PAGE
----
Stances use either inner, outer tension, or no tension (natural):
- Inner tension occurs when the tension in the legs and feet is directed inward toward the center of balance, as in the cat and sanchin stances.
- Outer tension occurs when the tension in the legs and feet is directed outward away from the center of balance, as in the front and sitting stances. Individual stances may use either inner or outer tension, but not both.
- Some stances have little or no tension, such as in front and back stances. Using unnecessary muscles will hamper speed, power, and balance, and cause unnecessary fatigue and a lack of control.
Some instructors speak of squeezing the feet into the floor while creating leg tension to strengthen the stance. Some claim this acts as a suction cup to make the body more solid on impact so it may resist any attacking force by using friction.
Friction is the interaction between two (or more) surfaces, expressed as a coefficient of friction. It relates only to the type of materials, the smoothness if the surfaces, and their geometry. Since you cannot change the composition of your feet or the floor, or the coefficient of friction, you can only change your geometry by maximizing your foot to floor contact, so do not curl toes, or rise on balls or heels.
How effectively you use that friction is the key. Friction accounts for the feet sticking to the floor, but it does not account for the feet being pushed outward or inward against the friction of the foot-floor contact that creates extra force into the floor. This does not happen simply because of gravity since the force of gravity and your mass are constant. If you exert a downward component of force greater than that used to support your body weight, you will rise. Since you do not do this when squeezing your feet together or pushing apart, there is no vertical component of force. Therefore, any squeezing should be done horizontally, not into the floor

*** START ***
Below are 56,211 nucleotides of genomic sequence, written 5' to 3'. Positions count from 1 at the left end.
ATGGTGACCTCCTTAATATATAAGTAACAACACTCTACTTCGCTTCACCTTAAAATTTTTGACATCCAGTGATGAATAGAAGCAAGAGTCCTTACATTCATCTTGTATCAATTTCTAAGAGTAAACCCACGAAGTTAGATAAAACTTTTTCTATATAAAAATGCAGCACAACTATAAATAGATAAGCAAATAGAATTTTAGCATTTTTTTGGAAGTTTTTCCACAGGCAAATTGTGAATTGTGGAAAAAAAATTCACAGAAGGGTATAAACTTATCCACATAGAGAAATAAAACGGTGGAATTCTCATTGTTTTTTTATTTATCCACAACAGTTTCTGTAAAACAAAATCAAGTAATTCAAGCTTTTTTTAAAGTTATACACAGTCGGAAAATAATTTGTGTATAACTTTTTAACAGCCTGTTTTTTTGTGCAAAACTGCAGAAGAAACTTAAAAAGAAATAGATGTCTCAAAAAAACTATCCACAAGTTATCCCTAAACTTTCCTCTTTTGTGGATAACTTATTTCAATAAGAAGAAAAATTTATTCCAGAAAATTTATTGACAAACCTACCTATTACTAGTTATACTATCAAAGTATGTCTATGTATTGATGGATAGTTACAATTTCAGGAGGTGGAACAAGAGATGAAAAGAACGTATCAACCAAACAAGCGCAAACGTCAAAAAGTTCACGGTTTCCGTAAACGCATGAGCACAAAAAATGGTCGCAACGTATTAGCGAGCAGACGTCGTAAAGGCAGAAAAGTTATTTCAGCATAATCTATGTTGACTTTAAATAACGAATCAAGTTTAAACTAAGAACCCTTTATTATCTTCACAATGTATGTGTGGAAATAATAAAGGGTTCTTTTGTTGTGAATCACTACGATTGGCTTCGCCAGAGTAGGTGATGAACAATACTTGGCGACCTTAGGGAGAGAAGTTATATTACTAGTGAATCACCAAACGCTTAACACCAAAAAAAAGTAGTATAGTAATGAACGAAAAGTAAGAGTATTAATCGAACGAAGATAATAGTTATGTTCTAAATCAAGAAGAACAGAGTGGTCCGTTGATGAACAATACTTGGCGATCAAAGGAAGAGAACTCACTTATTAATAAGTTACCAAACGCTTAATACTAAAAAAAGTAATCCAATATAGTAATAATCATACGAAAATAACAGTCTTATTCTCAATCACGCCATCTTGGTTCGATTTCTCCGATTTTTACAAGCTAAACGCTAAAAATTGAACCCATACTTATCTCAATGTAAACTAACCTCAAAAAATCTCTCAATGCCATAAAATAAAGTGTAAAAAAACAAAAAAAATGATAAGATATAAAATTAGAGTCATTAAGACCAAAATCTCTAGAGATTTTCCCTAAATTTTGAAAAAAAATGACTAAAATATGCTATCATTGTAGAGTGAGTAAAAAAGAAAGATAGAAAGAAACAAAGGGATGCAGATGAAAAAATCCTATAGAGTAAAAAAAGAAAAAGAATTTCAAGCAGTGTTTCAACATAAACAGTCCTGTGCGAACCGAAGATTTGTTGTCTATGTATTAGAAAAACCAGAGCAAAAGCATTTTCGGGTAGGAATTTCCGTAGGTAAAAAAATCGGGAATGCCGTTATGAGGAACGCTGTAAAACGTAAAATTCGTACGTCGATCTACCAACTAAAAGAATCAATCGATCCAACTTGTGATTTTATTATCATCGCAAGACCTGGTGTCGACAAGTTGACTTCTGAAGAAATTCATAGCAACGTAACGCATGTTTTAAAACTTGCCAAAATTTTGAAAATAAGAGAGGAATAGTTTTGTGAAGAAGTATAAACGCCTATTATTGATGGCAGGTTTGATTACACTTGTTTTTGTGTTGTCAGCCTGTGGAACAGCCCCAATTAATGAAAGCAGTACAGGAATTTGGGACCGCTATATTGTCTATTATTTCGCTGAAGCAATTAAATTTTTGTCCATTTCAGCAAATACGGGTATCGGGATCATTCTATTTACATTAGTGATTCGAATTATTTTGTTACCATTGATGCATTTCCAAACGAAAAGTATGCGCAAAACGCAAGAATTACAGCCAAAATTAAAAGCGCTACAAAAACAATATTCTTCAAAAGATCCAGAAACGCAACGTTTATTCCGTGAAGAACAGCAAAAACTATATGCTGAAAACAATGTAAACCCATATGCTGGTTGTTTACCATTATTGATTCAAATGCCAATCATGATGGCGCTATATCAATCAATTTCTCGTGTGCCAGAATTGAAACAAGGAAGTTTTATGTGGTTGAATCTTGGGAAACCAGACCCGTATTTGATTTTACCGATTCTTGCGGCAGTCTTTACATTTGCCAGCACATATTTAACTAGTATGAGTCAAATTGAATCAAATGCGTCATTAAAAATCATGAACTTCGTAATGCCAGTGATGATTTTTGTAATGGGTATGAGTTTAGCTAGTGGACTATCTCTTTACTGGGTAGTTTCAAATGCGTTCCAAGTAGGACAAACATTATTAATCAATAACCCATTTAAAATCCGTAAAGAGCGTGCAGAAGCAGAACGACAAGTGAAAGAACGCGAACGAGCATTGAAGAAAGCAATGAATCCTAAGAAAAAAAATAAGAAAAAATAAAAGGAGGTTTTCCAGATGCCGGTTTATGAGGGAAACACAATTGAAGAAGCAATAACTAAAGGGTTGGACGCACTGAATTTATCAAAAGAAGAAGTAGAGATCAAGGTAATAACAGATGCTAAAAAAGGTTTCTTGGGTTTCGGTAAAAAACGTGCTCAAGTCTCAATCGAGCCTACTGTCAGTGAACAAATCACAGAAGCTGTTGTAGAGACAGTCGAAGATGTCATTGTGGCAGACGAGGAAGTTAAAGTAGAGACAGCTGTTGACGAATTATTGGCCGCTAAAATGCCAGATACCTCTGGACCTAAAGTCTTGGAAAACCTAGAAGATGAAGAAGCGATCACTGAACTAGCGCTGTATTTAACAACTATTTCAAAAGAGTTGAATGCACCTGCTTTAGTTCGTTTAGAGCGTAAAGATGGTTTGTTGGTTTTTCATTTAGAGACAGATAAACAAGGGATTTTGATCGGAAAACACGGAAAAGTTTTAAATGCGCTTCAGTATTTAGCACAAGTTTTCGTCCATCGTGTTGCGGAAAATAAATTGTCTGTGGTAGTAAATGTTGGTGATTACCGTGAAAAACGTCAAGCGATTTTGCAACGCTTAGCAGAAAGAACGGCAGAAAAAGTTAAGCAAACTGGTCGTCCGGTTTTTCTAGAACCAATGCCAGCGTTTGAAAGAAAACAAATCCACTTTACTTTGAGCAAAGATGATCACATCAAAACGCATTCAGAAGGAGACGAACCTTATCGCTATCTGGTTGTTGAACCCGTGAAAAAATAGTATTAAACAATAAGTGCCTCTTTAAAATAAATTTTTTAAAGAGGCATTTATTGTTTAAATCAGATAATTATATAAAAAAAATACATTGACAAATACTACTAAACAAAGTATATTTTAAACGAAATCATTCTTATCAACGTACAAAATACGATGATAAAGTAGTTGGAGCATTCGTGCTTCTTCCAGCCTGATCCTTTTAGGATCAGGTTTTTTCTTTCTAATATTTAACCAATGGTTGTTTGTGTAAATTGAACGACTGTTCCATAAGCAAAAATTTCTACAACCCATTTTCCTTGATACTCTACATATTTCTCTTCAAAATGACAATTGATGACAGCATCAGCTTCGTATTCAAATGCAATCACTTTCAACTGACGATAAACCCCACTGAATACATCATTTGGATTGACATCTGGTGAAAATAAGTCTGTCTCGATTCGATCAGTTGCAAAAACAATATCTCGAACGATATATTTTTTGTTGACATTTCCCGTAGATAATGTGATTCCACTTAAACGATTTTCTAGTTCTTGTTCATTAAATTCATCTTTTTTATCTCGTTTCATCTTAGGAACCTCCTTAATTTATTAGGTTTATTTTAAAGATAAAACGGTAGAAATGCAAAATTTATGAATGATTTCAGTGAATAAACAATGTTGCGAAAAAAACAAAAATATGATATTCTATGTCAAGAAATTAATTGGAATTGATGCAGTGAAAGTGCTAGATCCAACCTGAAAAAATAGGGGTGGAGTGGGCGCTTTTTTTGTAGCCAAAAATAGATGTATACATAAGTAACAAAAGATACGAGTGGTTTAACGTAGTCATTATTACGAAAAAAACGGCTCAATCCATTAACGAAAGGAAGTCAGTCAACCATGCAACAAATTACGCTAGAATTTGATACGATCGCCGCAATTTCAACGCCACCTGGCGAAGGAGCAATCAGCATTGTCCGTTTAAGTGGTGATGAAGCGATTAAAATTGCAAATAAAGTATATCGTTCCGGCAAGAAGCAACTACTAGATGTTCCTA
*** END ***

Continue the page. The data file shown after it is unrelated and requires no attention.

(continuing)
This squeezing stiffens the legs but whether this actually strengthens the structure of the stance or provides stability is debatable. Some would argue that the increased muscle tension creates a more stable structure. Others would argue that the tensions counter act each other in opposite directions and accomplish nothing. Others argue that too stiff of a stance structure may actually weaken the stance, and that pushing against the friction of the floor contact continually is actually reducing the amount of force necessary to break that contact to the floor. Until formal research is performed and replicated, no one will know for certain.